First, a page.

In LA, you have to get yourself out there and be incredibly positive and sociable. Irish people are great for chatting, but we're not very good at asserting ourselves. You have to go in and say, 'I did this and I was great in it'. It doesn't matter if it's bullshit. But if you're too self-deprecating, they'll say, 'Well, this guy doesn't seem to think he's that good, so why should I give a shit?'

I had a fantasy about coming here. I always liked America and Americans, and even as a kid I wanted to be in movies. Sometimes actors give out a lot and end up begrudging the work. I was working non-stop for a long stretch of time in Ireland, but I was afraid that if I didn't give myself a kick in the arse I'd become that person. There is something about all creative people - no matter what you're doing, that you want to be doing something else.

I wanted the opportunity to make a lot of money. LA is hard to get into, but the rewards are infinitely greater. When you do one episode of a TV show over here, you notice the difference in the money straight away. But also, you get a residual cheque every time it is shown, and none of that happens at home.

In Ireland, actors get screwed and the union is useless, but over here actors are appreciated more. When I do TV work, I play mostly bad guys. I think it's because I don't look American and I've got pointy eyebrows. They think I'm a bit edgy. So, I'm a murderer, a rapist, a psychotic, and I usually kill at least one person. My mother thinks this is hilarious, because I'm a bit of a softie. I love it, because at home, for the most part, I was playing nice guys or funny guys, but LA has decided that I'm not a funny person. When I'm cast for something which is on the darker side, I say, 'wait a second, I was Jack in Jack and the Beanstalk. I don't go around murdering people'.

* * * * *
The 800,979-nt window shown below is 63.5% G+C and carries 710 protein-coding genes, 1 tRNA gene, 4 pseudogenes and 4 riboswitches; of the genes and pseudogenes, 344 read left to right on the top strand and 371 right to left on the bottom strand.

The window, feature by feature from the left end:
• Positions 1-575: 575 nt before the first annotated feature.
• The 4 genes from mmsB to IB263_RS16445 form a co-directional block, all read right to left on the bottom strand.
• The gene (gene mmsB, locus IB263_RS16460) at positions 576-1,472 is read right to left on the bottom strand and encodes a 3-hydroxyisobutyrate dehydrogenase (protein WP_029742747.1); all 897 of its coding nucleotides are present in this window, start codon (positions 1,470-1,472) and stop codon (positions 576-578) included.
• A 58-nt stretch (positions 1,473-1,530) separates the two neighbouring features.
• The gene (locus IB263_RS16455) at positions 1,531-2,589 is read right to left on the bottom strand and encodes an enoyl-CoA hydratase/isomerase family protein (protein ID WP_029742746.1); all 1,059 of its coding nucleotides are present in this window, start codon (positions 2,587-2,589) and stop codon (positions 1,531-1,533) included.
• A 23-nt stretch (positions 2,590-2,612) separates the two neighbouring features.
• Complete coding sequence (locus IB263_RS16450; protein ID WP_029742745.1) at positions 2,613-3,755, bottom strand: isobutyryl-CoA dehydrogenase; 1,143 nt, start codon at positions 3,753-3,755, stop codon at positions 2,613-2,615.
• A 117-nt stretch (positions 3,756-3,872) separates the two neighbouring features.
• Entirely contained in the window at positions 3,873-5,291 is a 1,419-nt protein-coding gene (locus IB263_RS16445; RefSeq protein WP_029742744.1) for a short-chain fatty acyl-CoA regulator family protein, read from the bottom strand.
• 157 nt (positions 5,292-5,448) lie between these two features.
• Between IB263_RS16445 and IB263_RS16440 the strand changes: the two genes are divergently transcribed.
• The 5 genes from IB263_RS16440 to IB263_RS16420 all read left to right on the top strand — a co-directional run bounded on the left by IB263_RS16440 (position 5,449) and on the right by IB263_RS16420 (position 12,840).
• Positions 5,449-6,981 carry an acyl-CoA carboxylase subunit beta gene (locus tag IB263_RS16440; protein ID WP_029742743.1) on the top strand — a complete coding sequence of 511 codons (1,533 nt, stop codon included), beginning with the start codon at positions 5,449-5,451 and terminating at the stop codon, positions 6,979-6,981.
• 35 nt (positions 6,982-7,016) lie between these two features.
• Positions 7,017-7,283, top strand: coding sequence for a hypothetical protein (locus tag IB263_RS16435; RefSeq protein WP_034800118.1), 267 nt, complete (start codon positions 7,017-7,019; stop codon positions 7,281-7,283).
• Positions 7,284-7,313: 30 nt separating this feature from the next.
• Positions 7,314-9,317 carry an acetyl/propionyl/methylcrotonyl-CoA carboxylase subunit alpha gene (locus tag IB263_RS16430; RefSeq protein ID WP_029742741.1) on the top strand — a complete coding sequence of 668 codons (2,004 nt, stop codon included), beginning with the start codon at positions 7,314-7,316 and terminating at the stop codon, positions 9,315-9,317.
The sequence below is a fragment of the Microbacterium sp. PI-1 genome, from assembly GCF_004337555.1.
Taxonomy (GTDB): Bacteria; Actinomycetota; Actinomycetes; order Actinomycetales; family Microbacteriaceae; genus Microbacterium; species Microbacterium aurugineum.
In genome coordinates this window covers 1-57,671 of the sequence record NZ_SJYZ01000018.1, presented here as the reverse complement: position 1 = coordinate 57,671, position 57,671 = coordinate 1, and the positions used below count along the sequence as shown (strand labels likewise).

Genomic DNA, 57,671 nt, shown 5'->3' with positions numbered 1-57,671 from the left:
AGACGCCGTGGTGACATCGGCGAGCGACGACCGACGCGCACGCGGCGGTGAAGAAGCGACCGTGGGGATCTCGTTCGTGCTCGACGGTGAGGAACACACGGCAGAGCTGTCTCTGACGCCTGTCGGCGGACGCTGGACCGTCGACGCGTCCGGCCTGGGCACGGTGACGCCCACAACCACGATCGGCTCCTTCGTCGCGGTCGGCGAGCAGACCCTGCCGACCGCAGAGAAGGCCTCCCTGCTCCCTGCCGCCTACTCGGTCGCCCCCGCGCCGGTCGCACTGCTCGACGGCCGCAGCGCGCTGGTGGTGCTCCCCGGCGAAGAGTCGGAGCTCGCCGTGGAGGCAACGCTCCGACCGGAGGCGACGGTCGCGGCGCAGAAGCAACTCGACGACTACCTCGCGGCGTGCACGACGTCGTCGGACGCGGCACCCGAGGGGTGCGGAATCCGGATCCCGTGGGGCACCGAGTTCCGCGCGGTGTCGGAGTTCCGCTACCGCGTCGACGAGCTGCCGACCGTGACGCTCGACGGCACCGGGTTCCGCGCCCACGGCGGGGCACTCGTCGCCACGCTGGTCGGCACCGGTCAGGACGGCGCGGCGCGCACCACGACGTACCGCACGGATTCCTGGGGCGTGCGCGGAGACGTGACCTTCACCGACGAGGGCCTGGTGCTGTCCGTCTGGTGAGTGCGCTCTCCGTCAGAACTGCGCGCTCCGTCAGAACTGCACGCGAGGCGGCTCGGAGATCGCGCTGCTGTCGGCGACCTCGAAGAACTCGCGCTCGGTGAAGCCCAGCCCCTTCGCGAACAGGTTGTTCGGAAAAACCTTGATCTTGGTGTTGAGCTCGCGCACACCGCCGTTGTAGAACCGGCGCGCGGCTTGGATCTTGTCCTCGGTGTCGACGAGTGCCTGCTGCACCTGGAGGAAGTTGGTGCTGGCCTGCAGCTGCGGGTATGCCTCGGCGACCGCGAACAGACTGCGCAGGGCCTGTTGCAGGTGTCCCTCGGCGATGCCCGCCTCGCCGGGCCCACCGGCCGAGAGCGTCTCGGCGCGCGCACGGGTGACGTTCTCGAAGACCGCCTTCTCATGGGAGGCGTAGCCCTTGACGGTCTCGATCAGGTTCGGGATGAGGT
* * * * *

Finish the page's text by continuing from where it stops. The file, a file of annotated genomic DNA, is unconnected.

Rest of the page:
In the evenings, if I'm not working, I might go out for a meal with Beth. That can be tricky because, since we've met, one of us is almost always out of town with work, but we try not to leave it longer than three weeks. Our part of town is like a little village, with a lot of restaurants and cinemas within walking distance. LA is amazing when you're working and when you're not, it's awful. Everyone I know has had lulls. Of course I miss home and I think about it every day, but I don't pine for it. I was ready to leave. It's easier to stay in touch with people through social media, and I genuinely see more of my parents now that I'm here. They come to visit me and my sister, who lives in San Francisco.

I like to watch TV in the evenings. I love shows like Mad Men and Homeland, and when you live in LA, there is a reasonable chance that you can get on those shows. I find that very exciting. I write a blog, and I've also completed the first draft of a novel. When you're here, you cannot sit back for a second. You just need to keep moving. I usually go to bed at 1am. If I'm playing a bad guy, I tend to have more energy. There's something about the psychology of those characters that gives me an extra edge. When I fall asleep, I'm usually going through my lines.

In conversation with Ciara Dwyer